My days in Sarmoli drifted by in a haze... well, besides the smoke haze that is! Sounds of birdsong vied with the voices of children and women calling across the hill sides where voices carry great distances. I helped the women with some "shramdaan", digging a new pond to be connected to an older fish pond. Other days I went to the Maati sangathan "office", two rented rooms , one for frying snacks and with a  loom for rugs and woollen fabric and a store of wool to card and clean,  and the other for knitting and spinning, accounts and chatter and lunch. I shared a few of my crochet skills and learnt how to card and clean wool. My attempts at spinning were a miserable failure but fun none the less. There was so much to learn and help with and all this accompanied by laughter and talk, getting to know about the lives  of the village families.
One day , with another family from Delhi who were also staying in the village, I visited the heritage village of Dharkot. It was a major stop over for caravans plying the silk route. Quaint old wooden houses were scattered over the hillside, some of them with families busy weaving on handlooms and keeping angora rabbits. They are skilled in making fine pashmina and angora shawls, caps, and pullovers. This is their main livelihood. Many tourists stop over  to buy gifts to take back. Dharkot is now a heritage village with all necessary amenities available. There are a few other villages that one can go and visit while at Sarmoli. 
Once a month the Sangathan has their meeting , starting with song and sharing of stories of visitors like myself and also what the group has been doing during the month.  The last item on the agenda was the monthly "haat" or market when all extra produce was put in the middle of the group and bought by whoever needed it. A wonderful opportunity to buy fresh greens, or paneer or some jam or jellies. 
After sharing my lunch and chatting well into the afternon I would walk back in the setting sun, up the winding road to the big deodar tree, flanked on either side by wild rose bushes in full bloom, their heady perfume wafting by, crossing  a little rustic bridge  over a burbling stream, through the courtyards of clay plastered houses with their contingent of furry guard dogs , and lowing cattle and a cheery greeting by the inhabitant. Back to a hot cup of  tea at the ready that Guddi or Saraswati di would make for me and we would chat and share our day's experience. It was a privilege to share their news, the little baby goat had grown stronger and thrown aside her basket which acted as  a cage, sadly the buffalo calf was ill and would not survive, the neighbours cattle had attacked the barley, one of the girls was distraught dreading the news of her Class Ten results... every little detail stands imprinted in my mind, months after my  homestay with these beautiful people.  I have never come across women who worked so hard and were so cheerful about it.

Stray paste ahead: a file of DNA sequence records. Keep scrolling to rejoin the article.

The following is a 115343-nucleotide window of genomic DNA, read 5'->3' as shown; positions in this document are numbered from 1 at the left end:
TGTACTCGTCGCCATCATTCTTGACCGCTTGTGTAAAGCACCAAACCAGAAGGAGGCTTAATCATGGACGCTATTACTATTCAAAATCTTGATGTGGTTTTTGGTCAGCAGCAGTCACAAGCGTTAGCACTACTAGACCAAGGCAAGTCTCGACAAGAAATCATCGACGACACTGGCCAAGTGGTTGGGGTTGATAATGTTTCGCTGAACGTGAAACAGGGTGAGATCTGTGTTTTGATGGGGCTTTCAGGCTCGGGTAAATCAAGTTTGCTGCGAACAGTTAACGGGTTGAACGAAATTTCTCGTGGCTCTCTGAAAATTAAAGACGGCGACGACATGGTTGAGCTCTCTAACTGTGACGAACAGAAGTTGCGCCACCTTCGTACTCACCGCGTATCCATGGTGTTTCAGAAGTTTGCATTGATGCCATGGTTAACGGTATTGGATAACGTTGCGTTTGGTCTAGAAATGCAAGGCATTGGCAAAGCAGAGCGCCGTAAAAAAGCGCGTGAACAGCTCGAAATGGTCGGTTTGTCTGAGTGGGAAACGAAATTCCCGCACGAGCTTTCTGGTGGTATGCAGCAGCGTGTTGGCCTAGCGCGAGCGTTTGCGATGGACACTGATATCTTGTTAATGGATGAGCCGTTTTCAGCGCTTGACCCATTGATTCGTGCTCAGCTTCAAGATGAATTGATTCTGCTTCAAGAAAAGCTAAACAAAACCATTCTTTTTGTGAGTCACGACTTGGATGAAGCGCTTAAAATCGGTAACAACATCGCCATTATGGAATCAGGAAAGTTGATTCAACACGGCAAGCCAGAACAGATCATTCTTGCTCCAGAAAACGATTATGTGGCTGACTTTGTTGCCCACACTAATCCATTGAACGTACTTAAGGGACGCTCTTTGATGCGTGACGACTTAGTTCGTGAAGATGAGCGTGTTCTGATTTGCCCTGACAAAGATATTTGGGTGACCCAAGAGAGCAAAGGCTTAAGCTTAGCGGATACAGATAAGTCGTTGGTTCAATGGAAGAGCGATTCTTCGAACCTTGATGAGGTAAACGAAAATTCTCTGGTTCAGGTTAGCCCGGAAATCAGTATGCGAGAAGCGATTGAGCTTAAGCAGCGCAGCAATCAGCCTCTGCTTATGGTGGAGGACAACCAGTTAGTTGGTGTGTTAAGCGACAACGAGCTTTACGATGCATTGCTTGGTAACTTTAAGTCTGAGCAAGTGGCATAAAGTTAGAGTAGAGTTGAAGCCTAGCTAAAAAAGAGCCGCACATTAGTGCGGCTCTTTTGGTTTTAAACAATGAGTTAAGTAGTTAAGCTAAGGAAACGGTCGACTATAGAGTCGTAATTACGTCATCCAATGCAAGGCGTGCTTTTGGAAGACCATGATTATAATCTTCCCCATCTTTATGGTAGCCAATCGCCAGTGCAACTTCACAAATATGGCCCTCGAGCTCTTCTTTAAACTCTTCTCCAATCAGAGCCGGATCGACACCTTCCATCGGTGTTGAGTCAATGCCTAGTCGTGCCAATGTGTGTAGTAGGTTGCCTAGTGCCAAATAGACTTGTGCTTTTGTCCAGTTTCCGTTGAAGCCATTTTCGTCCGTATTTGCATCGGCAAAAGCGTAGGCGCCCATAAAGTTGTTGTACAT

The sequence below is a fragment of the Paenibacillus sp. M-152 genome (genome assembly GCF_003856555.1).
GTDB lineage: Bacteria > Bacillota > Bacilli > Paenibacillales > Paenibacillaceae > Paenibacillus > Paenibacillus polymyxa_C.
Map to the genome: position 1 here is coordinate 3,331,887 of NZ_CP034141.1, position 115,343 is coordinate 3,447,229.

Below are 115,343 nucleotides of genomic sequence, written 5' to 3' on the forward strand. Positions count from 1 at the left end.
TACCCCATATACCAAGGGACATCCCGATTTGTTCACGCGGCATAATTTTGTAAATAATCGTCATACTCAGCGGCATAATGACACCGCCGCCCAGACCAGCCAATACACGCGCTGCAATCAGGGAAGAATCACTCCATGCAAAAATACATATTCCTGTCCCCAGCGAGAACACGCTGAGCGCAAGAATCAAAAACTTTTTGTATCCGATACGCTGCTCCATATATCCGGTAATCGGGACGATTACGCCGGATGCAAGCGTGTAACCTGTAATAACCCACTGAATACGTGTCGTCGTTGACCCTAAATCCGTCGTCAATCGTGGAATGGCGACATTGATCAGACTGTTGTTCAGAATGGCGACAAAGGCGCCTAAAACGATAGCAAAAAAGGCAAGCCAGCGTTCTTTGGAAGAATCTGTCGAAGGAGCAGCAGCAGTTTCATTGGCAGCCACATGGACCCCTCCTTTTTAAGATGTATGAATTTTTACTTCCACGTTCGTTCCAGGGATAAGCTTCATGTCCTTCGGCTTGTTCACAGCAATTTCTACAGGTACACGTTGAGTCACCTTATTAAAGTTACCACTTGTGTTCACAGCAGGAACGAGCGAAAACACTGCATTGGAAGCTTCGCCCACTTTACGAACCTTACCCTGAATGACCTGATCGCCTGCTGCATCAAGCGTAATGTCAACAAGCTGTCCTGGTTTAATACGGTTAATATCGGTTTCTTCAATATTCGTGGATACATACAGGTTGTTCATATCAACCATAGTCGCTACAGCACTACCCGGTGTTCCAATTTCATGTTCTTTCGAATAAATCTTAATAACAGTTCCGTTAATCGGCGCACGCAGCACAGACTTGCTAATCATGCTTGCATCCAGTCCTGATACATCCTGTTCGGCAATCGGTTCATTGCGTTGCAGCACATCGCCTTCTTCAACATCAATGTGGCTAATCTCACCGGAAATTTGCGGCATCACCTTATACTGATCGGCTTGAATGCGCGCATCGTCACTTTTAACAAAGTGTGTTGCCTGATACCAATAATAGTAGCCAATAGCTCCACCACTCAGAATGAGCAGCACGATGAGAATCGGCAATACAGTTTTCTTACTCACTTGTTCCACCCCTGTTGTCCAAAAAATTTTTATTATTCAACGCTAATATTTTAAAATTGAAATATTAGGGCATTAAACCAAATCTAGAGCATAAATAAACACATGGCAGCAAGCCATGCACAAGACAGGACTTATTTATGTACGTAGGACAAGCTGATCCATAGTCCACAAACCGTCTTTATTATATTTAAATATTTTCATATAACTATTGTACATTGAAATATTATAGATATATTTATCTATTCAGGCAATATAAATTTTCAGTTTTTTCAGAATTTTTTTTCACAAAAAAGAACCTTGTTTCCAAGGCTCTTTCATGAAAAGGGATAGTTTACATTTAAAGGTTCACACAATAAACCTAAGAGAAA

Dharkot house
Path up to Sarmoli
loom at Dharkot
Making a new fishpond!
Chulbuli having a rest in my room!
my foster family, the Thakunis
Trek to the kund above Sarmoli
The drive back from Munsiyari was along the Kali river and we were glad we decided to take this route instead. It is one of stuning views of the GoriGanga and then the Kali rivers, the difference of colour of both rivers very apparent where they flow into each other. We had a stroke of thrilling good luck on the way through the Askot Sanctuary: a musk deer suddenly bounded along in front of our jeep and then sprinted up the hillside in seconds  and disappeared from view! A rare sighting indeed!
The map to Sarmoli can be found on the Kumaon Mandal Tourism site. Malika Virdi who looks after the homestays(Times Now has done an article on her work) no is +919411194041 . Bablu or Dinesh the taxi driver from Haldwani needs a call to tell him to wait for you for the morning train. His no is 09412037212. Kallu Taxi is resourceful to fix up a taxi for you back from Munsiyari to Khatgodam, direct if you want it or to Pithoragarh . His no is09568707139. Pthoragarh is a delightful place to stay on the way back, provided you get accomodation in the KMVN guest house, perched above the city on a hill with wonderful views. Permission can be got to stay in the Forest rest house too, closeby.On the way to Munsiyari , I stayed at  the well appointed KMVN resorts, with great service, comfortable rooms and fresh food.
the Sarmoli homestays are ideal for families, where one or the other member is keen on trekking to the glaciers near Munsiyari or Son. The rest of the family can chill in Sarmoli and enjoy some unique village life, interacting with the villagers and the animals they keep and working on the land if desired.. There are homestays kept aside for women alone and all cater to children's needs.  A holiday with a difference!



  1. Dear Soap Witch.
    Sarmoli village is now enveloped in clouds and shrouded in all colours green. A traveler like you comes and sets standards for those to follow. Welcome to all the witches of the world.

    1. I am a witch in the making and I might just get on to my broom and zero in on your village one day-or night!

  2. Dear Elaine
    What a wonderfully written piece. You tug at the heartstrings.I have vicariously fallen in love with Sarmoli.

  3. Wow Tutu; I can visualize the wonderful time you must have had! Takes my memories back of my years with the Army while posted in Joshimath, Dharchula etc..